Journal Article

Mechanisms of resistance to expanded-spectrum cephalosporins in <i>Escherichia coli</i> isolates recovered in a Spanish hospital

Laura Briñas, Marta Lantero, Isabel de Diego, María Alvarez, Myriam Zarazaga and Carmen Torres

in Journal of Antimicrobial Chemotherapy

Published on behalf of British Society for Antimicrobial Chemotherapy

Volume 56, issue 6, pages 1107-1110
Published in print December 2005 | ISSN: 0305-7453
Published online October 2005 | e-ISSN: 1460-2091 | DOI:
Mechanisms of resistance to expanded-spectrum cephalosporins in Escherichia coli isolates recovered in a Spanish hospital

More Like This

Show all results sharing these subjects:

  • Medical Oncology
  • Critical Care


Show Summary Details


Objectives: To characterize the β-lactamase genes of the expanded-spectrum cephalosporin-resistant Escherichia coli isolates recovered in a Spanish hospital during the March 2002–March 2003 period.

Methods: Thirty-four of the 1700 E. coli isolates recovered from unrelated patients in a Spanish hospital showed expanded-spectrum cephalosporin resistance. The presence of genes encoding TEM, SHV, CTX-M, CMY-2-type or FOX β-lactamases as well as the existence of mutations in the regulatory region of the chromosomal ampC gene were studied by PCR and sequencing in these 34 E. coli isolates.

Results: The following extended-spectrum β-lactamases (ESBLs) or plasmidic class C β-lactamase genes were detected (number of isolates): blaCTX-M-14 (14), blaCTX-M-9 (4), blaCTX-M-32 (1), blaTEM-52 (2), blaSHV-12 (3) and blaCMY-2 (2). The remaining eight isolates showed a mutation in the promoter/attenuator region of the ampC chromosomal gene at position −42, in combination with mutations at positions −18, −1 and +58. The blaTEM-1 gene was also detected in 12 of the ESBL-producing isolates, in both CMY-2-producing isolates and in four of the eight isolates that showed a mutation at position −42 of the ampC promoter. Other mutations in the promoter/attenuator region were detected in association with ESBL or CMY-2 genes, such as the combination −18, −1 and +58, −28 and +58, or +22, +26, +27 and +32. No clonal relationship was found among the CTX-M-producing E. coli isolates by PFGE with XbaI enzyme.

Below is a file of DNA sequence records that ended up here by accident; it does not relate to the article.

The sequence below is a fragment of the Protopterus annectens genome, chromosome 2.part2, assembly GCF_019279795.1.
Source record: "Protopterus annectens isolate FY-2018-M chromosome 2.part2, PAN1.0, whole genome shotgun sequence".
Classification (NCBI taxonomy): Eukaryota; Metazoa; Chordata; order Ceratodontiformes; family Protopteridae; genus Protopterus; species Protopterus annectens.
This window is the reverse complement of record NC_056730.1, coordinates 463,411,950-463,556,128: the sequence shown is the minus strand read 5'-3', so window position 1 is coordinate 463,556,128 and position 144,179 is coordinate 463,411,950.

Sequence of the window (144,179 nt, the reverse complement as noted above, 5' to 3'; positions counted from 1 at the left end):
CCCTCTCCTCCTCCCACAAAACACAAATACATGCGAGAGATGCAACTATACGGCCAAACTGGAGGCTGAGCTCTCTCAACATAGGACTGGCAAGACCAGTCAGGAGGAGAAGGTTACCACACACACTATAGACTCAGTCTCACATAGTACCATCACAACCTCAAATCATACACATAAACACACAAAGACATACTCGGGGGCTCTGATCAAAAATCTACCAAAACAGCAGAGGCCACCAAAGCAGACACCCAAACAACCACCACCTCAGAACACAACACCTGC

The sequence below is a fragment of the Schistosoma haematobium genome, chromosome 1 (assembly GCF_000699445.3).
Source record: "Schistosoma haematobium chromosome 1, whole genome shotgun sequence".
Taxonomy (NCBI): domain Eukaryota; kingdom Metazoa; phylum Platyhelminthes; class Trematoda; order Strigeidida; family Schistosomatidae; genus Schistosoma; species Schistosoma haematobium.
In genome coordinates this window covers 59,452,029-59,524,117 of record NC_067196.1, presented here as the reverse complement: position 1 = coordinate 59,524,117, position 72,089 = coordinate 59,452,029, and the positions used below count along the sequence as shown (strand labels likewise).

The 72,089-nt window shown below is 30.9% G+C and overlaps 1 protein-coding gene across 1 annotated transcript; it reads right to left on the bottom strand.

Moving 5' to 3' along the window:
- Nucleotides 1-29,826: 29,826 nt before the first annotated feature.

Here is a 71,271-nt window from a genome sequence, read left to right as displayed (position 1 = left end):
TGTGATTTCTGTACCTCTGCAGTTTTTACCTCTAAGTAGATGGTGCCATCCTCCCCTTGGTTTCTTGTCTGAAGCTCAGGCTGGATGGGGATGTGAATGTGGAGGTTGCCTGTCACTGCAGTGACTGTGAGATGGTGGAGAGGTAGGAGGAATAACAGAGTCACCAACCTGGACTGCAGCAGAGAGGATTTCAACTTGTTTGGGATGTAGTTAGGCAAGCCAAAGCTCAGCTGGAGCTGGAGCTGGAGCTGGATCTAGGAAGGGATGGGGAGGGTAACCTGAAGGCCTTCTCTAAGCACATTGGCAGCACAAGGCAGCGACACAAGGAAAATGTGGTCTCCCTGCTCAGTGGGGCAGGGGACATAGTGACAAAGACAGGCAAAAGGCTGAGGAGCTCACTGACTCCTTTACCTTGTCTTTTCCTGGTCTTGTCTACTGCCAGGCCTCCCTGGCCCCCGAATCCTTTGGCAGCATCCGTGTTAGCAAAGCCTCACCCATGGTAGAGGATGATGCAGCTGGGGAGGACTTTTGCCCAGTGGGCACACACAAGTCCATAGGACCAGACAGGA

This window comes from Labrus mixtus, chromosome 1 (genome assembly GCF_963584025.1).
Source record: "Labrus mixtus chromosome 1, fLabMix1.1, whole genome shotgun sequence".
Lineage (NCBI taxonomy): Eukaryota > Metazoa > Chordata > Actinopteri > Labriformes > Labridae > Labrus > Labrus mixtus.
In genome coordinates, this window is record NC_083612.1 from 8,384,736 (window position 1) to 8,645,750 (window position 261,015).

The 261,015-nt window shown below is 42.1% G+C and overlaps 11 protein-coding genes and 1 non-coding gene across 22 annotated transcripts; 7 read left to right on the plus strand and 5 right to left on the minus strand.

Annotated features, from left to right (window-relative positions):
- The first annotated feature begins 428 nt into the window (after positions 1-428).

Conclusions: Approximately 1.5% of the E. coli isolates of our hospital harboured ESBL genes, those of the CTX-M-9 group being the most common ones.

Keywords: E. coli; ESBLs; class C β-lactamases; Spain

Journal Article.  2087 words.  Illustrated.

Subjects: Medical Oncology ; Critical Care

Full text: subscription required

How to subscribe Recommend to my Librarian

Users without a subscription are not able to see the full content. Please, subscribe or login to access all content.